The first time I saw “War Horse,” it was as a civilian; the second time, as a theater professional. The two experiences are about as different as a horse chestnut and a chestnut horse.

“Do you really want someone working for you who cried through most of the show?” I wrote to Mim Pollock, chief usher of Lincoln Center Theater, in negotiating my debut at the Vivian Beaumont Theater in late April. My friend Heidi had been ushering on Broadway for a couple of years, often at LCT, and kept urging me to try it. “I’m not ready,” I kept telling her, but after seeing “War Horse” from B501, the front-row seat right on Aisle 4, I was ready.

 “War Horse” is, of course, this year’s winner of the Tony Award for best new play, and several others. Adapted from Michael Morpurgo’s novel about a horse sold to the British Army for service in World War I, it stars Joey, a life-size puppet, and a chestnut-colored one at that. (The supporting role of Topthorn is ably played by a corresponding black puppet.) A sturdy horse constructed of slender strips and mesh, Joey is brought to life eight times a week by teams of three puppeteers known as Head, Heart and Hind. Among the Tony haul was a special award to Joey’s creators, the Handspring Puppet  Company of South Africa. The highly cinematic score (long since added to my iTunes) is at least as good as any for a new musical last season, but it wasn’t nominated, even though the Tony Awards Administration Committee declared it eligible. Nor was the show’s human cast, which surely deserves recognition for its ensemble work.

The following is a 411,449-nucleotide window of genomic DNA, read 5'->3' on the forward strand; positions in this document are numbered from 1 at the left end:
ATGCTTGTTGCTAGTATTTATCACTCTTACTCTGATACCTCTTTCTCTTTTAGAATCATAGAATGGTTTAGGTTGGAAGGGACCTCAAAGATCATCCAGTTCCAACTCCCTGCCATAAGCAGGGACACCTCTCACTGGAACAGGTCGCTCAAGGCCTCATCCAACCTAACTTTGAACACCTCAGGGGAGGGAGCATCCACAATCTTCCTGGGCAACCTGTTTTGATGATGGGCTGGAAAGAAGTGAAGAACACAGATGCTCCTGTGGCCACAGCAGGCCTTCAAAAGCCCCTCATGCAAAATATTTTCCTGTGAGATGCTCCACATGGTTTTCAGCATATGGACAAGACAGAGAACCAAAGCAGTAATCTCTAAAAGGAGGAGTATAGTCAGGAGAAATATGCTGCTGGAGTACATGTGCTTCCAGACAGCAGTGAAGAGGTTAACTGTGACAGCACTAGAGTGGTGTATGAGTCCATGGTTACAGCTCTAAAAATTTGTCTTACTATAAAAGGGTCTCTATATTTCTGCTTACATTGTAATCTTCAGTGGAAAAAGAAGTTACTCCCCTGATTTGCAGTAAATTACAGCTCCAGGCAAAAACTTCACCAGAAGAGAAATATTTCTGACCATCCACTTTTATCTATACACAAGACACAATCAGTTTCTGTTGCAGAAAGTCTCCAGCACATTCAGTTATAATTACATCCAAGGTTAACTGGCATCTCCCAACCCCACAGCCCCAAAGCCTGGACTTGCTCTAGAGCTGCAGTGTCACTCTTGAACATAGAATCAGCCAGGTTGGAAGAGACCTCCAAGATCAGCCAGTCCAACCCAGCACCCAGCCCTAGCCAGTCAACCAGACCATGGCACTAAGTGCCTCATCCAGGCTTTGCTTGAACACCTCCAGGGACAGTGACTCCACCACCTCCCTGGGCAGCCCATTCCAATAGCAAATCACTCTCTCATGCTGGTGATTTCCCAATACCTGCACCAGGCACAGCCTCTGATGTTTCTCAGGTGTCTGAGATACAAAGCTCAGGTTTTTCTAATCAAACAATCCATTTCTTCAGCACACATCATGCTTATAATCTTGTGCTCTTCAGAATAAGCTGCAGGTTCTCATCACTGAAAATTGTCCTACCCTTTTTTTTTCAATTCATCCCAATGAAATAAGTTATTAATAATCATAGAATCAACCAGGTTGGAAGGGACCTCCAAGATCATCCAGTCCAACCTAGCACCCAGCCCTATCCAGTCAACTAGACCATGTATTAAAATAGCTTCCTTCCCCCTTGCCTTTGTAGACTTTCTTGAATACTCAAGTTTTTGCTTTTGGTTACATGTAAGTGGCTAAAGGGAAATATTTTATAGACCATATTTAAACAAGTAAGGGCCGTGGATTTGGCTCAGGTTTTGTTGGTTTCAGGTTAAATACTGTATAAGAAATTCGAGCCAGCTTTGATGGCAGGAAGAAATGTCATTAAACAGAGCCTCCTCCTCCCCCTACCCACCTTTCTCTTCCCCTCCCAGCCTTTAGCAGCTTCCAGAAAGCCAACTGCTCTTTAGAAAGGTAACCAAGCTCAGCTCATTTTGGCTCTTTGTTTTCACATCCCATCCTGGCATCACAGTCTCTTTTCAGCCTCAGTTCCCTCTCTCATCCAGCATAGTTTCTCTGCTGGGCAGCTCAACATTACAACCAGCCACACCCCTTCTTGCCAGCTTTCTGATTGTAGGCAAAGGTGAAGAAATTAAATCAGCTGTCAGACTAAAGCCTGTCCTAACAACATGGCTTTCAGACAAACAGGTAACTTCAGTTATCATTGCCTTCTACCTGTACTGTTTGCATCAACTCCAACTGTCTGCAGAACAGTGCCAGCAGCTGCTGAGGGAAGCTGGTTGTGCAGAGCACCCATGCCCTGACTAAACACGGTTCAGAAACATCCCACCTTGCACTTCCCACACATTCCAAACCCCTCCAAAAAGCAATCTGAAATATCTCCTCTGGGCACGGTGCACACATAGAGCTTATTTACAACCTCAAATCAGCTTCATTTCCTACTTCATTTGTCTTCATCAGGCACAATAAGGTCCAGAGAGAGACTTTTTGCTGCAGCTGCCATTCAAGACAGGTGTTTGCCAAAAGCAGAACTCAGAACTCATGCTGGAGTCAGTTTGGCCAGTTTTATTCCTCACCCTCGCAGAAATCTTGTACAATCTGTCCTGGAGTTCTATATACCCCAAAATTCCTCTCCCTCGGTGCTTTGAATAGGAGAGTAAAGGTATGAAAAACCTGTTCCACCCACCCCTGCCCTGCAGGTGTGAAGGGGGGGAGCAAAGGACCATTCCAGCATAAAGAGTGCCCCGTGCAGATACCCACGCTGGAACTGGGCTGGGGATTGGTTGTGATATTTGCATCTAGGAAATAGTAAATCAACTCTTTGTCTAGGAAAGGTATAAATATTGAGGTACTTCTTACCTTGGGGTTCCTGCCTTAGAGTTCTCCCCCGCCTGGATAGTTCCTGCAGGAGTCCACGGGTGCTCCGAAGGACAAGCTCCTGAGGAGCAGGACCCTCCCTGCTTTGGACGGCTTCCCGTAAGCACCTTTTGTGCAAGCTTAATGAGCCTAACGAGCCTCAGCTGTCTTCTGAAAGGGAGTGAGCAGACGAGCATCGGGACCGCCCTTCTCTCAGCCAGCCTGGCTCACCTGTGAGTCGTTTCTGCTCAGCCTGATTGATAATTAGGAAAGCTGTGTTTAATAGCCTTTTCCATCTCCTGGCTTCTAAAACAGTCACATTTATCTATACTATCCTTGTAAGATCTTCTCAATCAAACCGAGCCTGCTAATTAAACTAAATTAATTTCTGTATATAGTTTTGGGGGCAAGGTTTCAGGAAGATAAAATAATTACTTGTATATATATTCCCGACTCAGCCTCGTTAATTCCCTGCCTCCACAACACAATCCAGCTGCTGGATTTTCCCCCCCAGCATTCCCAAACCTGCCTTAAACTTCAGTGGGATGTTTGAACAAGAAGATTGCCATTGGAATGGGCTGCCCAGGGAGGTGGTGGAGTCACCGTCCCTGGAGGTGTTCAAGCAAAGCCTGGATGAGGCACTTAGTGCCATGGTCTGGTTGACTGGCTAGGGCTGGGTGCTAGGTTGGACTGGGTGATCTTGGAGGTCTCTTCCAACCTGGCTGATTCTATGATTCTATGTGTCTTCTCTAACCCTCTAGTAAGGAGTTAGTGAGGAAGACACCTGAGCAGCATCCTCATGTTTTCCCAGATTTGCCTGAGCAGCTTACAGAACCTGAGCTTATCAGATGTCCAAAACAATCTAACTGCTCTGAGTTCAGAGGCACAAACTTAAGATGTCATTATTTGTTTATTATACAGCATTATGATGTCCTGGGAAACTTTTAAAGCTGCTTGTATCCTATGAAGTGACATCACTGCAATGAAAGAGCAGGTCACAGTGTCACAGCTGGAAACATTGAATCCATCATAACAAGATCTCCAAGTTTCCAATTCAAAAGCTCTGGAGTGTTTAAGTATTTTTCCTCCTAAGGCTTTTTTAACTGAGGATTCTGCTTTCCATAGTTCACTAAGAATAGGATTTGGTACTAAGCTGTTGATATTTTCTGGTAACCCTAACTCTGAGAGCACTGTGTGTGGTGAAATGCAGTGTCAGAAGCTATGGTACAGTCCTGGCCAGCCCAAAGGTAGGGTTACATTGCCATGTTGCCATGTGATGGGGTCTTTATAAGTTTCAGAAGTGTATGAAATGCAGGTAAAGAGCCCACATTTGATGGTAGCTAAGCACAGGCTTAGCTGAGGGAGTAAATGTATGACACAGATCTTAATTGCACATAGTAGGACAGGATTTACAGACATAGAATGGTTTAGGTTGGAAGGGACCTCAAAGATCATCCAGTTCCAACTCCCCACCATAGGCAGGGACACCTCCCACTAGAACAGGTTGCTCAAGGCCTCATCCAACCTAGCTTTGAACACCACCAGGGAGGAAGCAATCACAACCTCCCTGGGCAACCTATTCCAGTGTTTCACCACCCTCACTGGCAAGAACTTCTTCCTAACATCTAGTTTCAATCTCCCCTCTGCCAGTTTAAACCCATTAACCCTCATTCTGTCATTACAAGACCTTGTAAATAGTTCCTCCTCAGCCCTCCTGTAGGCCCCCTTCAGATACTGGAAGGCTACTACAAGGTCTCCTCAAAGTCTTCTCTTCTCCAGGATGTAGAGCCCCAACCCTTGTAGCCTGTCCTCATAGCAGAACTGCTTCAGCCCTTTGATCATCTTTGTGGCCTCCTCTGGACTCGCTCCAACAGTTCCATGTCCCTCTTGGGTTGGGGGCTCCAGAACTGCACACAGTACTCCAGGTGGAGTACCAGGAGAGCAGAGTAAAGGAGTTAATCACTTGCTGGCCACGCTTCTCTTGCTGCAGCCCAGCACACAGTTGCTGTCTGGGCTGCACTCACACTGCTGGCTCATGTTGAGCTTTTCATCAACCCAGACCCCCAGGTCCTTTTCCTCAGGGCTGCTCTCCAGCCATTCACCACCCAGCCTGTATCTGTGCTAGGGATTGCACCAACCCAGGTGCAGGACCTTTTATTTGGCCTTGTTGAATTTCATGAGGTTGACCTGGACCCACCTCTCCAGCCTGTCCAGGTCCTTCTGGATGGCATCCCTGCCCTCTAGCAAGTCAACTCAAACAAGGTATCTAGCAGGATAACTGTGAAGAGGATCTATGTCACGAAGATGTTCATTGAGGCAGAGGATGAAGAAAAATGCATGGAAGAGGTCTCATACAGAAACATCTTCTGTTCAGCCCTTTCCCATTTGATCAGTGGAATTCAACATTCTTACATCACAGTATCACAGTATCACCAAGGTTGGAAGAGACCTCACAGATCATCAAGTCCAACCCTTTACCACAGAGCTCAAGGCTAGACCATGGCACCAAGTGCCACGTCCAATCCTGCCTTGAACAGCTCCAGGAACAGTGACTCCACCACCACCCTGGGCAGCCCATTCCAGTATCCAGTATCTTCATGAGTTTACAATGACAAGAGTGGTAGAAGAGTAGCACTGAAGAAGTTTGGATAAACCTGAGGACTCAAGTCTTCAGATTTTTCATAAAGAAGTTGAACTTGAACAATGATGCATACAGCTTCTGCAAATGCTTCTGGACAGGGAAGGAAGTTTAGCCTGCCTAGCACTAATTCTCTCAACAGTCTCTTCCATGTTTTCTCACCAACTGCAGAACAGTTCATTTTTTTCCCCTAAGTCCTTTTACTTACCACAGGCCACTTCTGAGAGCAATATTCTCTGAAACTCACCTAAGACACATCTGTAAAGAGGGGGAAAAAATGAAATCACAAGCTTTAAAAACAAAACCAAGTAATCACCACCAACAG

I passed up a chance to see “War Horse” in London last September. If I’d had one more theater slot on my schedule, it would have been my choice. But it faced stiff competition: the opening night of Stephen Sondheim’s “Passion “ at the Donmar Warehouse, a new Alan Bennett play at the National, Michael Gambon’s opening in “Krapp’s Last Tape,”  my maiden voyage to the Menier Chocolate Factory. In any case, it was coming to Broadway, so what was the rush?

What a miscalculation. I could have met Joey seven months sooner. Now I’m as smitten with him as I was with one of his predecessors on the Beaumont’s stage, Paulo Szot in “South Pacific.”